JLA PSP

Why, what, how: the JLA PA Priority Setting Partnership

28 Apr, 2021

The James Lind Alliance Pernicious Anaemia Priority Setting Partnership, Steering Group and the survey – What’s it all about?

In recent weeks we’ve been asking you to complete our James Lind Alliance Pernicious Anaemia Priority Setting Partnership Survey. Now, that’s quite a mouthful, and some of you might, quite understandably, be a little perplexed by all of this. Perhaps you are unsure what is expected of you, why it is so important, or you just need some more information? Well, this is what it’s all about – why we need you to get involved.

How did it begin?

It all began when we became aware that many patients who have Pernicious Anaemia were told that, due to the Covid-19 Pandemic and the need to reduce footfall to health centres, our life-saving injections would be postponed. Many patients were told to go and buy B12 tablets and to start using them daily.

This was exacerbated when official advice stated that patients could store B12 in their liver for two to three years – advice that was wrong.

All of this sent shock-waves through the Pernicious Anaemia community with patients fearing that they would not only start to feel a return of their symptoms due to lack of treatment but also that they would develop serious and irreversible nerve damage. Our website and telephone helplines were inundated with requests for information and help. Many patients resorted to buying injectable B12 from internet pharmacies whilst others turned to alternative delivery methods including skin patches, sub-lingual sprays and tablets, nasal sprays, ointments and even raw or partially cooked liver.

Research needed

It raised the question, just how effective were these alternative delivery methods in treating Pernicious Anaemia? And that was the question that was put to a group of doctors who are affiliated with this society. Enquiries were made regarding funding to allow a comprehensive evaluation of how effective the different delivery methods of replacement B12 were. After an initial discussion between the group, it was noted that any evaluation would need to include clinical psychologists as relying on the blood picture alone would not be sufficient to measure the effectiveness of an alternative delivery method and a Functional Outcome Score would need to be developed to measure just how the patient felt after any treatment; the Functional Outcome Score would measure the experience of the patient.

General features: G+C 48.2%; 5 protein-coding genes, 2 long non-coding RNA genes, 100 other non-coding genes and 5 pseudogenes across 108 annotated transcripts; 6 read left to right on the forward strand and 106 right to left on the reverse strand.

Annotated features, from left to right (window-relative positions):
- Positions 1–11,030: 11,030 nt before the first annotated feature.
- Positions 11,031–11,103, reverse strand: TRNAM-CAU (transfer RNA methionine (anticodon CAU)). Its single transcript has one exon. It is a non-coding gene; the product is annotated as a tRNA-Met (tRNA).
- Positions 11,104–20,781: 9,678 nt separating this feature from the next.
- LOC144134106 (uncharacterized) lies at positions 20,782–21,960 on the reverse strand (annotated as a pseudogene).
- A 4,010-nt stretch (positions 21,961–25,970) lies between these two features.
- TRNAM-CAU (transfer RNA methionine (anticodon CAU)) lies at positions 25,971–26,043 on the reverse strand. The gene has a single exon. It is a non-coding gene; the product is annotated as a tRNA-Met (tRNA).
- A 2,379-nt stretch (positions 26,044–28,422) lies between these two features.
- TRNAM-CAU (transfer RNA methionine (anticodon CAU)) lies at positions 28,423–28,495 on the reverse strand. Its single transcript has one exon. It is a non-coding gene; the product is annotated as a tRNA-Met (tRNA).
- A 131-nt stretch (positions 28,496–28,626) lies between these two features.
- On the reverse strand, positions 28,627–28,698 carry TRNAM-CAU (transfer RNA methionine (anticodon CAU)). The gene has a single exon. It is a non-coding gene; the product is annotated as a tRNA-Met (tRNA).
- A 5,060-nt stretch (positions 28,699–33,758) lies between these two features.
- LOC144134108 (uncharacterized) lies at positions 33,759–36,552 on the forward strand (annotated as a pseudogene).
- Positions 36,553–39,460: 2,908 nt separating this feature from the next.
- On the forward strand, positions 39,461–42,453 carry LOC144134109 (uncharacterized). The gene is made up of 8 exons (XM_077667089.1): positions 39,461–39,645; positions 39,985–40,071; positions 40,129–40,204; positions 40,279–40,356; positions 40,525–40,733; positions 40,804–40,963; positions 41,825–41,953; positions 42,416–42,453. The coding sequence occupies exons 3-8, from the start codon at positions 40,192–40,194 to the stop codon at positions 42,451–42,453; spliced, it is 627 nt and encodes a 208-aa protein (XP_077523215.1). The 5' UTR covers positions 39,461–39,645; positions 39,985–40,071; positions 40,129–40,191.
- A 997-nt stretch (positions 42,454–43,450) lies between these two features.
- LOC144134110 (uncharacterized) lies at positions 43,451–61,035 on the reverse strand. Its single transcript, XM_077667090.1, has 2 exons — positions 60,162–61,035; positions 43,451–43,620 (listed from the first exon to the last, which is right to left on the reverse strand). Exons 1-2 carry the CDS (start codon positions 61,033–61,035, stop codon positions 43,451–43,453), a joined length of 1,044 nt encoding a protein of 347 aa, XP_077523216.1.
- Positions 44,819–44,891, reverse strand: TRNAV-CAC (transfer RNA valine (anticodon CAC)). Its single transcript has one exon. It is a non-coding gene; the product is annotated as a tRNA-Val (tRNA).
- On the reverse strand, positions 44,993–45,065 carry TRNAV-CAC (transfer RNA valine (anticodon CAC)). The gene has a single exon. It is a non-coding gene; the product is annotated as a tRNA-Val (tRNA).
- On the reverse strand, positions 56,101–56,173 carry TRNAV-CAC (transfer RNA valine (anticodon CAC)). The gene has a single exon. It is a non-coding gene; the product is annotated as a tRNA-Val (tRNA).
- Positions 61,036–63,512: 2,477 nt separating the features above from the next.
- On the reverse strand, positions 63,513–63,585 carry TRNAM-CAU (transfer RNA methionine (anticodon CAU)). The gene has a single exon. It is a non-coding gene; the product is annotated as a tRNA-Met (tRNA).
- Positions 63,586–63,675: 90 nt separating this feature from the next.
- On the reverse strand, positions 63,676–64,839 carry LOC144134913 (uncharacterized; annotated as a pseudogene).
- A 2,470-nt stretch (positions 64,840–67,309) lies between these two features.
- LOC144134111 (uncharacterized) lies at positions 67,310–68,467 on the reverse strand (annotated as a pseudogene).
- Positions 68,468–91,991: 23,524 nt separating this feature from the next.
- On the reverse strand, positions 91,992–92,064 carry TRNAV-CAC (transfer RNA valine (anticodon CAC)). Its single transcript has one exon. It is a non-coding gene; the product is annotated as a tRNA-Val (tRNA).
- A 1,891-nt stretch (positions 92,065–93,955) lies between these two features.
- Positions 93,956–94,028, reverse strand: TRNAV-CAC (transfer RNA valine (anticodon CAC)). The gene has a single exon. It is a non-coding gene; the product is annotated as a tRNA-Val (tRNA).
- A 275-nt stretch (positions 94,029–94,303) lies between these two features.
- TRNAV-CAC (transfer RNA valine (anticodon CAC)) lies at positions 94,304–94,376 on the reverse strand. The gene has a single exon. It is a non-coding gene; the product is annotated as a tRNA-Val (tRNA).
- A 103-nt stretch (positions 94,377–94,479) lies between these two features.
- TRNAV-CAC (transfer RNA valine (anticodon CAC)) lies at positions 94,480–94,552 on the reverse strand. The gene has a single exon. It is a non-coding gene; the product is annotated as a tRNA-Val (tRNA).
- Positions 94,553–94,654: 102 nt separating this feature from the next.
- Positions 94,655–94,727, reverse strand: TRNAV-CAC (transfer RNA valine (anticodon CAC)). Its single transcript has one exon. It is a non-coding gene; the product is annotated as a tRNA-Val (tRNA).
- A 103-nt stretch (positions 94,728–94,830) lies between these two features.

The doctor who made the original enquiry into sources of funding was told, by a senior figure in the UK’s health system, that this was exactly the sort of project that the James Lind Alliance would be interested in. And so, we explored just what the JLA was all about. Our first contact was via telephone where we explained what we were looking to achieve. After a lengthy discussion it was agreed that the project was one that the JLA would be interested in and a more formal meeting via Zoom was arranged.

Who was James Lind?

He was a Scottish Doctor who lived in the eighteenth century. He was the chief medical officer for the Royal Navy and is credited with the introduction of citrus fruits into the diet of sailors which gradually eliminated scurvy. He is regarded as the first doctor to practice preventative medicine. The introduction of Vitamin C to the diet of ships’ crews was not based on any real science – Vitamin C would not be ‘discovered’ until 1912 – but the observations of how it prevented and treated scurvy was one of the most important experiments in medicine.

So what is the James Lind Alliance?